Nike’s Jordan brand sponsors the Jordan Fundamentals Grant Program, which recognizes public school teachers or paraprofessionals working to inspire 6th through 12th graders at schools where at least 40 percent of students are eligible for free or reduced-price lunch. A committee of teachers chooses winners based on the uniqueness of projects or lesson plans submitted by applicants. Each year, up to 400 grants of $2,500 are available for resource materials, supplies, equipment, and transportation costs related to the project. For more information, contact: Jordan Fundamentals Grant Program, Scholarship Management Services, CSFA, 1505 Riverview Rd., P.O. Box 297, St. Peter, MN 56082; (507) 931-1682; e-mail jordanfundamentals@ csfa.org; nikebiz.com/community/ jordan_fund.shtml.
June 30 REGIONAL STUDIES
The Orion Society, an award-winning publisher and environmental education organization, offers up to 10 Stories in the Land teaching fellowships to promote the study of local landscapes, histories, and literature. K-12 teachers in the United States and Canada are eligible for these yearlong $1,000 fellowships. Application materials include a project proposal outlining the curriculum and its objectives, a personal statement, a project budget, the applicant’s résumé, and a letter of support from the school’s chief administrator. Applications are available online. For more information, contact: Dale Abrams, Education Coordinator, Stories in the Land, Orion Society, 187 Main St., Great Barrington, MA 01230; (413) 528-4422; e-mail email@example.com; www.oriononline.org/sil.
July 1 COMPUTERS
Wolfram Research Inc., makers of Mathematica, a technical computing software system, announces the High School Grant Program. Grants support K-12 teachers worldwide who use Mathematica to develop computer-based classroom materials. Recipients earn copies of Mathematica software for their schools, other course materials, and technical support. The number of grant recipients varies. Applications are available online. For more information, contact: Wolfram Research Inc., 100 Trade Center Dr., Champaign, IL 61820; (800) WOLFRAM or (217) 398-0700; e-mail highschoolgrants@ wolfram.com; www.wolfram.com/ company/programs/hsgp.
July 15 JAPAN
The United States-Japan Foundation offers grants to improve U.S. K-12 instruction on Japan through professional development, intensive study tours in Japan, and curriculum design. The foundation funds new or existing programs that include some of the following components: leadership development, information on U.S.-Japan relations and contemporary issues in both countries, training on using international issues in the classroom, and multimedia teaching tools. Grants last for one year but may be renewed by the foundation, which also supports the improvement of Japanese language instruction through teacher training and curriculum development. Letters of inquiry must be received by July 15; full grant proposals are due August 31. For more information, contact: David Janes, Program Officer, Precollege Education Programs, United States-Japan Foundation, 145 E. 32nd St., 12th Floor, New York, NY 10016; (212) 481-8757; fax (212) 481-8762; e-mail djanes@us- jf. org; www.us-jf.org.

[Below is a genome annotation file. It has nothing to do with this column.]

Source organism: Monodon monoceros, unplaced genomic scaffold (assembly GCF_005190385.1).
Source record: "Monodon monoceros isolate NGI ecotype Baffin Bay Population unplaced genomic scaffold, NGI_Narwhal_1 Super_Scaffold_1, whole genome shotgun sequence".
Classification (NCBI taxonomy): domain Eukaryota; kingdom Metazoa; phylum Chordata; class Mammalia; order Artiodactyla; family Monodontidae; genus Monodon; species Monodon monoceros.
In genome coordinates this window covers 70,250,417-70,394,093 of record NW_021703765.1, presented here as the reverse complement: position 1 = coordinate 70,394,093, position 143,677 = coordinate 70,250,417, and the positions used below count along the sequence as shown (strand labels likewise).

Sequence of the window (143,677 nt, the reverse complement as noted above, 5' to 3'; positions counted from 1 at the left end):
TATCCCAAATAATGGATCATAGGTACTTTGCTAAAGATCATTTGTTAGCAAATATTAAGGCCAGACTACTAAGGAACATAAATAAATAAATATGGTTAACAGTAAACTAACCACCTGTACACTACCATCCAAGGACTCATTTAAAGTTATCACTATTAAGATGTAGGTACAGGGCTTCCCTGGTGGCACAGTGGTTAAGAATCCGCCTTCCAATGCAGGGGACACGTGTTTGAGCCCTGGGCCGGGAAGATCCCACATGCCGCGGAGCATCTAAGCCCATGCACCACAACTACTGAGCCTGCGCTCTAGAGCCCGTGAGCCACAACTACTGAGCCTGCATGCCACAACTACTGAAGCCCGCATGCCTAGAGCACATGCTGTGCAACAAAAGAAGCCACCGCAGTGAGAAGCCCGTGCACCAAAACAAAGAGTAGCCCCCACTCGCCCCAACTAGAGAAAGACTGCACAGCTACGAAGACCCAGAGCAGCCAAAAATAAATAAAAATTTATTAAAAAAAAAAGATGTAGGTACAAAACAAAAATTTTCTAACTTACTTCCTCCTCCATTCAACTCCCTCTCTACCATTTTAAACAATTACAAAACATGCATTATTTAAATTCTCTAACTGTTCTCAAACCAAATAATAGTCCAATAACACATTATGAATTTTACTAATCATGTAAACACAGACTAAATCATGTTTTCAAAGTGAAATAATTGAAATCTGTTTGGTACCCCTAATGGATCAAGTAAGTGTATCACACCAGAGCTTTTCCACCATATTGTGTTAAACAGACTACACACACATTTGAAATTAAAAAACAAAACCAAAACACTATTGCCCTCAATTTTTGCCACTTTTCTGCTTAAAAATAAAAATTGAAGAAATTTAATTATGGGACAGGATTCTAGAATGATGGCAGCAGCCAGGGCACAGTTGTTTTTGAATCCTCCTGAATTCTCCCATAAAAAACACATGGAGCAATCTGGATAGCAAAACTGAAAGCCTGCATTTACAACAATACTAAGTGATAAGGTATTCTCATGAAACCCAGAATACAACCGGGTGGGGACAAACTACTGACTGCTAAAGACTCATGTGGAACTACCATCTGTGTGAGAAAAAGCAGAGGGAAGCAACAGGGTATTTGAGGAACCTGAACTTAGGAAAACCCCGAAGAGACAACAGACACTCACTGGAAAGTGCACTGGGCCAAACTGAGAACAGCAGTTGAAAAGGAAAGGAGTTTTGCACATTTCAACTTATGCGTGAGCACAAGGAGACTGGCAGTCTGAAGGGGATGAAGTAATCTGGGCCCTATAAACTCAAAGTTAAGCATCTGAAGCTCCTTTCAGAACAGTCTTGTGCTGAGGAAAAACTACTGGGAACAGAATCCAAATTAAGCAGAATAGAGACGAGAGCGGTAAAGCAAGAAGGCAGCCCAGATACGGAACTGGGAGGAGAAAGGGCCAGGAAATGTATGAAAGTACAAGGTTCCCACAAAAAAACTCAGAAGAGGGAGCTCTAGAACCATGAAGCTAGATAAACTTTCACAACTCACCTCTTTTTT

*August 1 METEOROLOGY
The National Weather Association annually awards three or more Sol Hirsch Education Fund Grants of $500 each to improve the quality of meteorology education. K-12 teachers may apply for individual scholarships to attend a course or professional conference, or they may request grant funds for equipment to enhance their students’ study of weather. Winners are announced in October at the NWA annual meeting in Fort Worth, Texas. For more information, contact: Kevin Lavin, Executive Director, National Weather Association, 1697 Capri Way, Charlottesville, VA 22911-3534; (434) 296-9966; e- mail natweaasoc@aol. com; www.nwas.org.
*September 14 MUSIC
The National Music Foundation announces the annual American Music Education Initiative to recognize K-12 teachers of any subject who use American music in their classrooms. Teachers submit lesson plans, which are judged on clarity of objectives, adaptability, effectiveness, and innovation. Three finalists receive grants of $1,000 each, and five semifinalists receive grants of $500 each. The foundation publishes the winners’ lesson plans on an online database. Application forms also are available on the Web. For more information, contact: Thomas Heany, Director of Programming, National Music Foundation, 2457A S. Hiawassee Rd., #244, Orlando, FL 32835; (800) USA-MUSIC; e-mail firstname.lastname@example.org; www.usamusic.org.